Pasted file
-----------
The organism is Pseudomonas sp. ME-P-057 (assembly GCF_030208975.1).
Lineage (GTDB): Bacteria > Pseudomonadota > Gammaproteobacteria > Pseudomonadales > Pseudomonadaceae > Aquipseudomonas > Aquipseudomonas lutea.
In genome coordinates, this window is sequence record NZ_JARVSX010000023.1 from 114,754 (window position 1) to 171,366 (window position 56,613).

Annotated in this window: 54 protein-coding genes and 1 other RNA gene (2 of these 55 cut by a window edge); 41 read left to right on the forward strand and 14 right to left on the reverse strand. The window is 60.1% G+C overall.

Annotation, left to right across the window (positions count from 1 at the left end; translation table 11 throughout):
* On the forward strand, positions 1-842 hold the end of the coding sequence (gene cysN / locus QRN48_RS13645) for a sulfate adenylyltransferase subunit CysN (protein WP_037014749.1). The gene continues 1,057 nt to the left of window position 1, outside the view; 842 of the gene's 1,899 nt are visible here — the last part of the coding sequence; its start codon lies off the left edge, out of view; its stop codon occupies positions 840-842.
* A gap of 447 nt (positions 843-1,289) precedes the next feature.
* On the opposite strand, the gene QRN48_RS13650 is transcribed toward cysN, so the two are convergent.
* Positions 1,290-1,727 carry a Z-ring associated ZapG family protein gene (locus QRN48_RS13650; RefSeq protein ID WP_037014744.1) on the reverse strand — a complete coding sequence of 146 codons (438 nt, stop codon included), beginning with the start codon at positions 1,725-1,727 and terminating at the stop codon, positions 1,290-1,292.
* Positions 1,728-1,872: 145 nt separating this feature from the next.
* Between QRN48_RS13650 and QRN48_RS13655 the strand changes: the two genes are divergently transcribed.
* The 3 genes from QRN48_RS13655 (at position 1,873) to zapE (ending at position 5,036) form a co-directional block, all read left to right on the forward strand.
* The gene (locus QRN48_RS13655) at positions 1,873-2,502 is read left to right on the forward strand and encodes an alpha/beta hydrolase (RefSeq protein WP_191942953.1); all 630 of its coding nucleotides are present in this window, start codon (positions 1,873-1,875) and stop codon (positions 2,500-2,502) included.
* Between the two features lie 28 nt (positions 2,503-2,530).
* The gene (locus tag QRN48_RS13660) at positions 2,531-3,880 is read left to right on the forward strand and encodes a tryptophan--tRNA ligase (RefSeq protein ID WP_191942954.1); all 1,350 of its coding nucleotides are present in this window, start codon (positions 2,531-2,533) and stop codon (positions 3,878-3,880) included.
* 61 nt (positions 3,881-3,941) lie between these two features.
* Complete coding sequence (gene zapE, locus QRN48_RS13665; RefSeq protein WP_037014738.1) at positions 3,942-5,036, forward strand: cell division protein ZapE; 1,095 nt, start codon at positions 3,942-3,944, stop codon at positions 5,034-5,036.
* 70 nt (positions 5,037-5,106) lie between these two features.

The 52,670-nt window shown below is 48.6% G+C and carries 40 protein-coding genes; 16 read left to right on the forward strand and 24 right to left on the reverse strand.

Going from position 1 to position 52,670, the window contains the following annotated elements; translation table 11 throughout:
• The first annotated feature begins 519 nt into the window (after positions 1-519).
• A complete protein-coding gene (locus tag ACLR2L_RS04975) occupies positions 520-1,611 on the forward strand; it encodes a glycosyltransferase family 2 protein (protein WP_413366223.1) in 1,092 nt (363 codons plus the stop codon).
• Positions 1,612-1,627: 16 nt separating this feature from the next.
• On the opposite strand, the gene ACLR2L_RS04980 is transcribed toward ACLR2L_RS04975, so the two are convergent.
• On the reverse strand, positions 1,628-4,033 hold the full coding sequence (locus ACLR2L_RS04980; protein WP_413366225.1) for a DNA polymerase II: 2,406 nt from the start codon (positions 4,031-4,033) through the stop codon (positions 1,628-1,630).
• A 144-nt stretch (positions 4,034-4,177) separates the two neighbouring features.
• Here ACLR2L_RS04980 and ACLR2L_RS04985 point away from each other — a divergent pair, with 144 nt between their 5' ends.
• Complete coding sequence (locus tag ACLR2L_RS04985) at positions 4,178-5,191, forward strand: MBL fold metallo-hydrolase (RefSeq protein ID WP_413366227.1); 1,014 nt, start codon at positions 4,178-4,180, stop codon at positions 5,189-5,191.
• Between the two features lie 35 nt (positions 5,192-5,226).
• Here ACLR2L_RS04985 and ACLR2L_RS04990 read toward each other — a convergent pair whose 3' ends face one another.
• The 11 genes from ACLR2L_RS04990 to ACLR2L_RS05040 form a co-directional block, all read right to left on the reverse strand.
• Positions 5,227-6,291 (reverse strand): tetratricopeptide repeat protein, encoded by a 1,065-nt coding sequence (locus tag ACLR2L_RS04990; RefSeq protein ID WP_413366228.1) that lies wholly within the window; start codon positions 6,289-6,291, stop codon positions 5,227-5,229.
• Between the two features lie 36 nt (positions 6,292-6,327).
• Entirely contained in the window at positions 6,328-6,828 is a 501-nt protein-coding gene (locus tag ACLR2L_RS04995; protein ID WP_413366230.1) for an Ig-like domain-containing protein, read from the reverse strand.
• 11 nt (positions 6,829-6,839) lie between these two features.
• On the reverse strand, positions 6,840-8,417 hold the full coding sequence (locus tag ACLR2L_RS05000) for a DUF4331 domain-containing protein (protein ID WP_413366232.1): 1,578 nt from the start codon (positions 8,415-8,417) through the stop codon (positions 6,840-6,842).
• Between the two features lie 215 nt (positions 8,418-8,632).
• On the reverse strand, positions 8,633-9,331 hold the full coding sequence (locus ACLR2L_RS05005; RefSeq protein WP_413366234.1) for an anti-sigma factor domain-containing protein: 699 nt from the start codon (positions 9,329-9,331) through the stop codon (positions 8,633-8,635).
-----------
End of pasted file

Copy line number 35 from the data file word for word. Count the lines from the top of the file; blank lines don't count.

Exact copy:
• 11 nt (positions 6,829-6,839) lie between these two features.